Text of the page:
Ohio Gov. John Kasich and Sen. Rob Portman, R-Ohio, said the small lead that many polls give President Barack Obama in The Buckeye State do not reflect what is really happening on the ground.
Kasich questioned whether pollsters were overestimating Democrat excitement to vote for Obama and he said that he has not seen so much enthusiasm for a Republican presidential candidate in the state since then President George W. Bush overwhelmingly won Ohio in 2004 by roughly 165,000 votes.
"I don't feel the kind of enthusiasm among Democrats that I see among Republicans," he said. "The turnout models that show a bigger Democrat turnout than what is likely to occur, that's why I think Romney is going to win. It's intensity."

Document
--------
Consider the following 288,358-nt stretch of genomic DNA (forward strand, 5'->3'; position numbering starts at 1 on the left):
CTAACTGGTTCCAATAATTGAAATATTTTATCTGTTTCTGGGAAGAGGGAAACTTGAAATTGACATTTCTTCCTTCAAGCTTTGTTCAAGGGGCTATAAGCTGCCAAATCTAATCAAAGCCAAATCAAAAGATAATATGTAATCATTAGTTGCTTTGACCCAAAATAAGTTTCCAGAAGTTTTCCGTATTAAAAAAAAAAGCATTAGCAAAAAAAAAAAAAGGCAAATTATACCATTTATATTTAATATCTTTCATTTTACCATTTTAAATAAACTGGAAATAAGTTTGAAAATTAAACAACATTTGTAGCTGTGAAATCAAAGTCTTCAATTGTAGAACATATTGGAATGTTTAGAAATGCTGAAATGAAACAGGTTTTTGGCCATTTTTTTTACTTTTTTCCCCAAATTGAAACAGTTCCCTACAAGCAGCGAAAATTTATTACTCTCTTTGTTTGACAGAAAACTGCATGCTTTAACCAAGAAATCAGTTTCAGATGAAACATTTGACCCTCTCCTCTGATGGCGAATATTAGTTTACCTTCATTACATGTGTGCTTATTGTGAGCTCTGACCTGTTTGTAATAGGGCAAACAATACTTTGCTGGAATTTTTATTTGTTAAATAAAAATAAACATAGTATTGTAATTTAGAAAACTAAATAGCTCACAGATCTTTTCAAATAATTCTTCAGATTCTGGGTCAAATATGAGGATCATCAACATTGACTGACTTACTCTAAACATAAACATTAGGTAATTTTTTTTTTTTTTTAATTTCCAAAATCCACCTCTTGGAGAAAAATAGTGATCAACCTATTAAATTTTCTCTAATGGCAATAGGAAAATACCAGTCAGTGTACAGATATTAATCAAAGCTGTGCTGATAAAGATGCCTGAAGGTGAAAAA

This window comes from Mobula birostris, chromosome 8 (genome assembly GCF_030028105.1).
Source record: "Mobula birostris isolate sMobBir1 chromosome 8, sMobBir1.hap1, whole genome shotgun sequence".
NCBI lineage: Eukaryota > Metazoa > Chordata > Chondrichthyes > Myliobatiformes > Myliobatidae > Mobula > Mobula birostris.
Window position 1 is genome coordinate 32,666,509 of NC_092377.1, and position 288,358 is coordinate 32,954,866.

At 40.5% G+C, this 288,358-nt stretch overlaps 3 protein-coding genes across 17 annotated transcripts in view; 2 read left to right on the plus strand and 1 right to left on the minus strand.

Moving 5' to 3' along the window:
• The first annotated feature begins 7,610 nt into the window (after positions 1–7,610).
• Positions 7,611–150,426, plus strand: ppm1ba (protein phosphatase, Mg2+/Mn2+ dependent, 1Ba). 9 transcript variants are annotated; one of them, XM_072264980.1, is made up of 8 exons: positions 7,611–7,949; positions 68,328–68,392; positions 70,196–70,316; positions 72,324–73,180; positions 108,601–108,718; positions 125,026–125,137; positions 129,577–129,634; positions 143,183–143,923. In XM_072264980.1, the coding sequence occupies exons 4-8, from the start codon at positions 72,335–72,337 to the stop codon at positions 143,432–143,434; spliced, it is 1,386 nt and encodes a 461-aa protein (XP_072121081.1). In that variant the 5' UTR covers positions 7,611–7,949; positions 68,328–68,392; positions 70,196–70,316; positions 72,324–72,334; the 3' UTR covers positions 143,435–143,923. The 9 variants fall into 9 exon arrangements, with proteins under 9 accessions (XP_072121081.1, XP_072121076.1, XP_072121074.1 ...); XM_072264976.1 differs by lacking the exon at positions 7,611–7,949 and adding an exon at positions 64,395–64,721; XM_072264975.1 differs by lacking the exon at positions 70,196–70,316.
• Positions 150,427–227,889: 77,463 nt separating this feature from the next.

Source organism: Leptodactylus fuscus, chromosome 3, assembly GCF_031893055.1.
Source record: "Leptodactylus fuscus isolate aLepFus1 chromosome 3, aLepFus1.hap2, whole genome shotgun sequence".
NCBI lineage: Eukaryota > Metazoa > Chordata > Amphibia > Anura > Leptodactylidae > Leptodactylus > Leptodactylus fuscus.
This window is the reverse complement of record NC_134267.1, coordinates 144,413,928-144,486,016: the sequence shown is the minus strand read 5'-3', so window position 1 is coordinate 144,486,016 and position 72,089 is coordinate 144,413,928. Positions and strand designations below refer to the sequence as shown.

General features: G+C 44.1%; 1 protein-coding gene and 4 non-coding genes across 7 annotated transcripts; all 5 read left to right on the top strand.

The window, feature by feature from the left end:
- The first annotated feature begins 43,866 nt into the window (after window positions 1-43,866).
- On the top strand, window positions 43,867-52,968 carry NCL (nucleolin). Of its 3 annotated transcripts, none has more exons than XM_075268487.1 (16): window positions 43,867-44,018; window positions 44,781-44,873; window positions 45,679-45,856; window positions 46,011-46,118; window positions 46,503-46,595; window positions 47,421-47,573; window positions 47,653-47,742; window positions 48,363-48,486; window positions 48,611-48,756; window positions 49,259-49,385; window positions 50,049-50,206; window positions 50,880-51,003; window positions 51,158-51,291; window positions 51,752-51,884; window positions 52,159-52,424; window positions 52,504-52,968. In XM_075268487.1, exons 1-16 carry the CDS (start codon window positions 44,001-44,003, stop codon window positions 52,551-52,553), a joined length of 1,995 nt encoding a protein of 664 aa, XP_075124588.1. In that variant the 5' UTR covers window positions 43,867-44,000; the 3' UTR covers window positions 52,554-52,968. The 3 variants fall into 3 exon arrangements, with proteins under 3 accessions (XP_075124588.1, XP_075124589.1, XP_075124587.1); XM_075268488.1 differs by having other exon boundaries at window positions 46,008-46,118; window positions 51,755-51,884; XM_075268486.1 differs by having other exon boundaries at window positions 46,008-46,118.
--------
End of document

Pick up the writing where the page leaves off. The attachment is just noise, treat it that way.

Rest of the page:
Kasich and Portman made the statements today at a campaign stop with Romney, according to CNN
The Real Clear Politics poll average, based on numbers from 11 separate polls of voters across the state, shows Obama with a 2.9 percent lead in the state, 49.3 to 46.4.
Ten polls show Obama with leads ranging from one to six points, while Rasmussen Reports called the race a tie.
GOP sources show the race much closer than most polls, and Romney has had a slight lead over the past several days, according to CNN.
"I am not worried about the public polls," Portman said.
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